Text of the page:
The second time around, Borat isn’t quite as hilariously shocking, but its knotty complexities only grow deeper. When you’re not busy rolling in the aisles, you’ll actually notice that some of Sacha Baron Cohen’s victims hold on to their dignity rather well. Certain jokes are such self-reflexive boomerangs that you have to hear them more than once to figure out exactly who the target is (like the one that goes “You telling me the man who try to put a rubber fist in my anus was a homosexual?“) Others have been quoted in outrage so much that the actual punchline went forgotten: the “Running of the Jews” bit doesn’t actually pay off until the last scene of the movie, where Borat says, “It’s cruel. We Christians now!” while a crucified townsperson gets poked with a pitchfork. Questions about what’s real persist–I’m not sure who said it first, but the line about all movies being documentaries applies.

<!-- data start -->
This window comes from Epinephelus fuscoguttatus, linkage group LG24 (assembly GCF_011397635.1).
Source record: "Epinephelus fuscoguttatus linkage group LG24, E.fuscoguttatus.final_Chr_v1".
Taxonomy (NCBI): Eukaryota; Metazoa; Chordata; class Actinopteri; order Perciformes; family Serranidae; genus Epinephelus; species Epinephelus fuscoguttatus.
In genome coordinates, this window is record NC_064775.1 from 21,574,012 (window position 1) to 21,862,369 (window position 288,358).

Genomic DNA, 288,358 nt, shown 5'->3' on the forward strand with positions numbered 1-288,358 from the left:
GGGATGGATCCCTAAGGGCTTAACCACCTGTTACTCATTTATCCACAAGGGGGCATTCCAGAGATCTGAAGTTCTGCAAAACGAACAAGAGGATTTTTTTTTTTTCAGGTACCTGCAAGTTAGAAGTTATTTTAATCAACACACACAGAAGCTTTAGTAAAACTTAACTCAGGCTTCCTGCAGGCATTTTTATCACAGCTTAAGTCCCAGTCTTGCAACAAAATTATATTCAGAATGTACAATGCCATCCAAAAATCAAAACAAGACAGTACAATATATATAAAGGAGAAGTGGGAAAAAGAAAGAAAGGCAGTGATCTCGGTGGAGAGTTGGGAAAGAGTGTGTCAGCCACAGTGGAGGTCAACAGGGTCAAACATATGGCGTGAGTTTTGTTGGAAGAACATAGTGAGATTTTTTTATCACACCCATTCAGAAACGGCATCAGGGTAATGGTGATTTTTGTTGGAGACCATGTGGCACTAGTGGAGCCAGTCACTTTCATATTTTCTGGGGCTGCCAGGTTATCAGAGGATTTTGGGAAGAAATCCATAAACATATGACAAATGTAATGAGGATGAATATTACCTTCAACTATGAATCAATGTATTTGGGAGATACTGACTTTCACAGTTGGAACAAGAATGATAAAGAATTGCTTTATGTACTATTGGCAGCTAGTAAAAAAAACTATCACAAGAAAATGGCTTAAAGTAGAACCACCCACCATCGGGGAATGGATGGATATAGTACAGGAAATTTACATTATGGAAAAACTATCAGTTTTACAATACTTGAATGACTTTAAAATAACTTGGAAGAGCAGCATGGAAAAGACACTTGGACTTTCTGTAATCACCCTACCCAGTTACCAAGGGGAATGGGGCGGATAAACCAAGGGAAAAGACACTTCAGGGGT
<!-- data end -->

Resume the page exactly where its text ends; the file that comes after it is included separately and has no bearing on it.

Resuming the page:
Borat: Cultural Learnings of America for Make Benefit Glorious Nation of Kazakhstan. Larry Charles, 2006. ****